Egbert Every, for many years a leading farmer of Woodstock, is a native of Jackson county, this state, having first beheld the light of day, Sept. 21, 1852. His father, John Every, was born in the Catskill Mountains, New York, Oct. 18, 1826, and was one of a family of ten children, among whom were Matilda, Margaret, Helen and Nancy, deceased; Jacob, Daniel and Robert, residents of the township of Columbia, Jackson county, Mich.; -and two others, who passed away many years ago. John Every came with his parents to Jackson county, Mich., from his home in the Empire State, in r831, when but five years of age. His father, the grandsire of Egbert, of this sketch, at once took up 32o acres of land in that county, a portion of which he immediately proceeded to clear and transform into a tillable condition. John Every was a hardworking, thrifty and enterprising farmer during most of his days, and he was a resident of Jackson and Lenawee counties for upwards of seventy-five years. In politics he was ever a loyal adherent of the Democratic party, though he was never a seeker of public office. He passed away June 25, Lgo6, at the ripe old age of eighty. His wife, the mother of Egbert Every-Emma Jane (McCurdy)-was also a native of the Empire State, born Feb. 21, 1831, reared and educated in New York, and migrated to Michigan with her parents in her early womanhood, where she became acquainted with and married John Every. She passed to the Great Beyond, Jan. 8, 1889, aged fifty-eight, leaving to mourn her untimely taking away her beloved husband and two children-Egbert, of this sketch, and Lena, a resident of Rollin township, the wife of Marcus Ballard, and the mother of two children-Raymond and Leo Ballard. Egbert Every was reared in his native county and received his educational training in the district schools there. Upon leaving school he took to farming and for several years conducted a place of his own in Lenawee county.' Later he exchanged this farm for one of 197 acres in Woodstock township, upon which he continues to reside. In politics he has always been active in Democratic circles, though, like his father before .him, he has never fostered aspirations for public office. Concerning religion he has ever entertained liberal views and is not affiliated with any congregation, though he is a frequent attendant upon the services of the churches in his community. Though nearing the sixtieth milestone of life's journey, Mr. Every is still vigorous and active, and judging by the ripe age attained by his honored and respected sire it would seem that he still has many years of usefulness before him. Horace Wilcox, a prominent and influential citizen of Cement City, this county, was born in the township of Ogden, Lenawee county, Oct. 26, 1842. His father, Aaron Wilcox, a native of the Empire State, married Azubah Mark, mother of the subject of this review, and a native of the state of Connecticut. Together they migrated to Lenawee county and located on eighty acres of government land in the township of Ogden, where they continued to make their home for sixteen years. They then traded their farm in Ogden for Loo acres in Palmyra township, where the father re= sided up to the time of his death, in 1864. Horace, of this review, acquired his elementary education in the district schools of his native township and in those of Palmyra township. His supplementary scholastic training was attained at the Raisin Institute, and under the supervision of Prof. Hubbard at Adrian. In 1862 he enlisted in Company F, Fourth Michigan cavalry, which regiment was commanded by Col. R. I-I. G. Minty. His company was at first captained by Richard B. Robbins, of Adrian, who later came to be lieutenant-colonel of the regiment. Though Mr. Wilcox enlisted as a private, in which capacity he served for two years, he was later promoted to the rank of corporal, which continued to be his official title until the cessation of hostilities. He saw much active service and participated in many of the bloodiest encounters of the war. The regiment was mustered into service at Detroit, Aug. 29, 1862, and left the state, Sepf. 26, of the same year, going first to Louisville, thence to Tennessee, and it was engaged at Stanford, Gallatin, Lebanon, Rural Hill, Baird's Mill, Hollow Tree Gap, Wilson's Creek Road, Franklin, Laurel Hill, Stone's River, and other places before the close of the year. Before the close of the war Mr. Wilcox participated in numerous other battles, among the more important of which were Tullahoma, Tenn., Chattanooga, Missionary Ridge and Chickamauga. In 1864 he was in a number of actions incident to the memorable campaign of Atlanta, including the charge at Kennesaw Mountain, and he was present at the surrender of the-city of Atlanta. He was mustered out of the service at Nashville, Tenn. Since the war Mr. Wilcox has been successfully engaged in farming and at various times has taught school in the districts immediately surrounding his farm. He is a Republican politically, and though he has never sought public office he was for two years selected by popular vote to the office of tpwnship superintendent of schools, when that office was in existence. He is a devout and enthusiastic member of the Congregational church, with which religious faith he has been affiliated for thirtysix years. On Dec. 24, 1865, he was united in holy Wedlock to Miss Amanda McCourtie, daughter of Thomas and Catherine McCourtie, who for many years before their deaths resided in the township of Woodstock. Of this happy union three children were born ; Jennie M., wife of Wilson Welch, of Forest Hill, Mich., and the mother of two children; Edith Lou, wife of Benjamin North, of Cement City; and Harry D., who has been married twice-the first time .to Miss Florence George, to which union one child was born, and the second time to Miss Lulu Kamerer, of Baltimore, Md. The present wife of Horace Wilcox is Martha Wilcox (nee Lord). Frank A. Wilson, a prosperous and highly respected agriculturist of Woodstock, is a native of that township, born Sept. 6, 18S9, on the farm upon which he today resides, a son of Phileman and Esther Wilson. His father was born in the Empire State, in 1820, and many years ago migrated to the township of Woodstock and took up loo acres of government land, upon which he continued to reside until his death, in 1873. He was a life-long Democrat and never aspired to public office. The mother of Frank A. Wilson, Esther (Davis) Wilson, was a native of the Wolverine State, born in 1829, and passed away Feb. 18, igoi. The subject of this review was one of a family of seven children: Viola, deceased ; Francis, deceased; Louisa I.; Charles, deceased ; Ella, Dora and Frank A., of this sketch. -Viola was the wife of J. D. Lawrence, of Jackson, Mich., and the mother of four children: Charles, married to Ida Bodges; Wilson and Ida, deceased; and a child who expired in infancy. Louisa married George Wheeler, a resident of Wheatland township, and has one adopted child-Leo. Charles and Francis both died in infancy. Ella, who is Mrs. Frank Whitney, of Brooklyn, Mich., is the mother of one child-Wilson. Dora is the wife of Henry Wheeler, of the township of Columbia, Jackson county, and was the mother of three children, though but one child survives-Marie. Frank A. Wilson, to whom this record is dedicated, received his educational training in district school No. I, in his native township, and has always resided on the farm which he today owns and operates, and which was inherited from his respected father. In politics he is allied with'the Democratic party, and, like his parent, he has never been a seeker of public office. In his religious views he is very liberal, and though a Christian, has never been affiliated with any religious denomination. On Nov. 12, 1879, he was united in marriage to Miss Sylvia Every, daughter of Jacob and Mary (Harris) Every, to which union was born one child-Earl-born' Aug. io, 188o, now the husband of Murtella North, daughter of Lucian and Murtella (Harper) North, of Somerset township, Hillsdale county. Earl and his wife are the parents of one child-Esther-born July 15, -1902. Mrs. Frank A. Wilson is a native of Columbia township, Jackson county, Michigan, born June 18, 1858, and is one of six children, the others being Harris, Alma, Otis, Edward and Melvin. - Harris Every, a resident of Columbia township, Jackson county, is married to Lelia Smith, and is the father of one child-Rollo. Alma, also a resident of Colum-bia township, is the wife of Louis Woodward, and is the mother of two children-Jerry, of Columbia township, and Lozelle married to Alberta Blood. Mr. and Mrs. Blood reside at Dunkirk, N. Y., and are the parents of two children-Lois and Clarence. Otis Every is the husband of Mary Parker, and the father of four children-Leola, Hattie, Earl, Edson and Edra-and is a resident of Columbia township. Edward is married to Mary Gregory and has one child-Phyllis. Melvin Every is the husband of Leota Wisner and the father of three children-Reid, Louise and Mildred-and resides in the village of Brooklyn, Jackson county, Michigan.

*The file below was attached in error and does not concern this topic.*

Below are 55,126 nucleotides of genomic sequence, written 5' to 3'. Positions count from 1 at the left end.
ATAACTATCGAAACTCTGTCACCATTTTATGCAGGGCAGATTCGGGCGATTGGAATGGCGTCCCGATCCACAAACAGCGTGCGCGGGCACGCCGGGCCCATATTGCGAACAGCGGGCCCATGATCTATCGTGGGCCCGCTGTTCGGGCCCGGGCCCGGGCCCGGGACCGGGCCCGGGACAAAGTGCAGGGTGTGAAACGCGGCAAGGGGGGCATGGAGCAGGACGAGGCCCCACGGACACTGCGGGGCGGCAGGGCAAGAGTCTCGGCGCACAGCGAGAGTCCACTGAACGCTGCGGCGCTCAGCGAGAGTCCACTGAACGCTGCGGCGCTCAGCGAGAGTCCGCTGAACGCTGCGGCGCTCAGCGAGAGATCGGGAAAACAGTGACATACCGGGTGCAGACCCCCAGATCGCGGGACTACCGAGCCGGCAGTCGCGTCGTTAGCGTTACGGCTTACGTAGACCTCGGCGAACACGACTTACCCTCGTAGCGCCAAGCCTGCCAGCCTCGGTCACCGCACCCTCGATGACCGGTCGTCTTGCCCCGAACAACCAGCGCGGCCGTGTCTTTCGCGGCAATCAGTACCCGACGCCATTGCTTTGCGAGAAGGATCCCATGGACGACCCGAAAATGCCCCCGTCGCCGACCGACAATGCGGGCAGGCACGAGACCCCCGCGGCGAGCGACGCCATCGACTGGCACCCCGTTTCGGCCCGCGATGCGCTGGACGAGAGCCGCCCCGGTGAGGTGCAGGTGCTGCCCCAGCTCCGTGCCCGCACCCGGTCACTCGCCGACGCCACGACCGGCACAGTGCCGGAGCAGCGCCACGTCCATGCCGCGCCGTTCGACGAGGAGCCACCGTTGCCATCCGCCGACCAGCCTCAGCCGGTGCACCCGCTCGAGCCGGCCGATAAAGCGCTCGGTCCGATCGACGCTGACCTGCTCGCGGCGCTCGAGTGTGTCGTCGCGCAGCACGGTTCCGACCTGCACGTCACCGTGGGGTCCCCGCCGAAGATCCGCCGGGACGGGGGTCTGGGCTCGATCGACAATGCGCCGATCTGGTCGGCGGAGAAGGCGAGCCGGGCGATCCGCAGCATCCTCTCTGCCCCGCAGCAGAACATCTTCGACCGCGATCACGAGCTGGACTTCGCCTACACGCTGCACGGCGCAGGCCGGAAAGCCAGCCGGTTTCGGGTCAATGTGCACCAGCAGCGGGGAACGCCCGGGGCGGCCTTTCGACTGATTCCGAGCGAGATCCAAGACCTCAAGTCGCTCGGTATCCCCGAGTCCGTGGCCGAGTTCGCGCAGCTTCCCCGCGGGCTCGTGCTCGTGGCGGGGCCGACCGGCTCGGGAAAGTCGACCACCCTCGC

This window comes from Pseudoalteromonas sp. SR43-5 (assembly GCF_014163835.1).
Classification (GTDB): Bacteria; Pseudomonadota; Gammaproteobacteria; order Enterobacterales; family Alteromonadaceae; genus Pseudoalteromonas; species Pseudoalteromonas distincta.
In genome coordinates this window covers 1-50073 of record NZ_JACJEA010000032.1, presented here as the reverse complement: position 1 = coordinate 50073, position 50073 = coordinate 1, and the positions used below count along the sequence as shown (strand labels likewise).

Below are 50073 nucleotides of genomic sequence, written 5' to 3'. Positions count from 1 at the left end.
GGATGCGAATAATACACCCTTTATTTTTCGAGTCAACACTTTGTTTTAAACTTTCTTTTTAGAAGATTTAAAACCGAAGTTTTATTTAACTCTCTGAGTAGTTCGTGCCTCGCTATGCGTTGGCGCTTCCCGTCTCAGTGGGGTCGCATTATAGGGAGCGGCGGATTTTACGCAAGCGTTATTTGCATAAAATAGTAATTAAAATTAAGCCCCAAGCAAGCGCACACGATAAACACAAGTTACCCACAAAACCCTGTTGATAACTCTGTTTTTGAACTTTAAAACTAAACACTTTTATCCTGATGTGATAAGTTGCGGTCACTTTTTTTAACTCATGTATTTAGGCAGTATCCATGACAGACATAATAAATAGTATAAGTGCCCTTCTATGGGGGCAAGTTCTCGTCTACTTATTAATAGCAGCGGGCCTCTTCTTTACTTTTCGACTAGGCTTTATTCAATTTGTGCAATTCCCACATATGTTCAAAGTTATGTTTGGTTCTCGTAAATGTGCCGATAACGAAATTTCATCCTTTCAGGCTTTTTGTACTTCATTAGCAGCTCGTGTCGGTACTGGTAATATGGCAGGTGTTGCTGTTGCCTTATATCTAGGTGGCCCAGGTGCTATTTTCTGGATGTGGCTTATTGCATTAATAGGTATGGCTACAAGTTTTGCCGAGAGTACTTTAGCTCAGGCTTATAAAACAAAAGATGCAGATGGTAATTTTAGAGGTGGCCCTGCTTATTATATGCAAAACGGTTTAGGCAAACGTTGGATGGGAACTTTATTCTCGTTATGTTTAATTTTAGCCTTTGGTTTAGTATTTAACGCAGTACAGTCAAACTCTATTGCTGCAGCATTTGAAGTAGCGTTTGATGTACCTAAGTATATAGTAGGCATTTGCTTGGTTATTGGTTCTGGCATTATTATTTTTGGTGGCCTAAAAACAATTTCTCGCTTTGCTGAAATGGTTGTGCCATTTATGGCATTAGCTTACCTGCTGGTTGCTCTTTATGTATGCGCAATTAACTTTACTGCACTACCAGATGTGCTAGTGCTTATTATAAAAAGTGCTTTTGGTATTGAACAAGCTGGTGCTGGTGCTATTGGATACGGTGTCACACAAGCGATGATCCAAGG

James H. Rogers, one of Lenawee county's venerable and most highly esteemed agriculturists, now in his eighty-fourth" year, has been a resident of Woodstock township for sixty-four years. He, like many of the other early settlers in this section of the commonwealth, is a native of the Empire State, and was born Dec. 20, 1825. His parents were James L. and Charilla (Curtis) Rogers, the for-' mer of whom was born July 29, 1789, and the latter June 29, 1797, both also natives of the state of New York. In 1845, in company with his respected parents, James H. Rogers migrated westward to Michigan and located in the township of Woodstock, where the father purchased eighty acres of land from a Mr. Ricker. Here James H. resided for seven years and then purchased the farm of 261 _acres, which he today owns and operates. The father, for many years a farmer in Woodstock township, was ever a loyal and enthusiastic member of the Democratic party, and during his long residence there was on various occasions selected by the electors of the township to discharge the duties of the different public offices thereof. He passed to the life eternal Feb. 7, 1883, at the ripe old age of ninety-one years, six months and nine days, and his beloved wife died March 19, 1887, aged eighty-nine years, eight months and twenty days. There were eight children in the family John C., who now resides in the village of Addison ; Frederick, now a resident of Somerset township, Hillsdale county; Marion, who makes her home at Clark's Lake, Jackson county; James H., the subject of this sketch; and four daughters who are deceased-Sarah, Alma, Emily and Elizabeth. The subject of this record was reared to the sturdy discipline of rural life and at a tender age acquired the lessons of hard work and self-reliance. At the same time he gained an intimate knowledge of farming, which has been his chief occupation from his early youth to the present time. His educational advantages were those afforded by the common schools of his native state and he has ever been recognized as a man of strong mentality, sound judgment, executive ability and marked individuality. He today owns and resides upon a fertile and productive farm of nearly 300 acres, having secured the same when it was covered with the native timber, and he has personally effected the reclamation of nearly every acre. The first buildings which he erected on the place were of the primitive type, but these were later replaced with the present modern ones which now adorn and add to the value and attractiveness of this well cultivated farm. Mr. Rogers is a loyal and public-spirited citizen, is a Democrat in politics, and at different times has been elected to each public office in the township in which he resides, with the exception of the office of supervisor. On April 2, 1864, he was united in marriage to Miss Marietta N. Wilson, also a native of New York, born Jan. M, 1832, daughter of John and Harriet (Lang) Wilson, residents of Woodstock township for many years prior to their deaths. This long and happy marital union has been blessed with the birth of three children-two sons and one daughter-namely: John IV., born Oct. 12, 1868, who is managing his father's old homestead, and who is wedded to Minnie M. Lane, and the father of one child-Glenn Lane, who was born Jan. 17, 1892; Eugene, born Sept. 30, 1871, is the husband of Mary Kline, and a resident of the village of Addison, where he is a partner in the firm of Kline, Dean & Rogers; and Katy, who died Nov. 9, 1883, at the age of seventeen years. Though rapidly approaching the eighty-fifth milestone of life's journey, Mr. Rogers still retains his physical vigor and is in full possession of his mental faculties, and judging by the ripe age attained by his respected parents, prior to taking their departure to the life eternal, it would seem, and is to be sincerely hoped, that he will be spared to his family and the community for many years to come.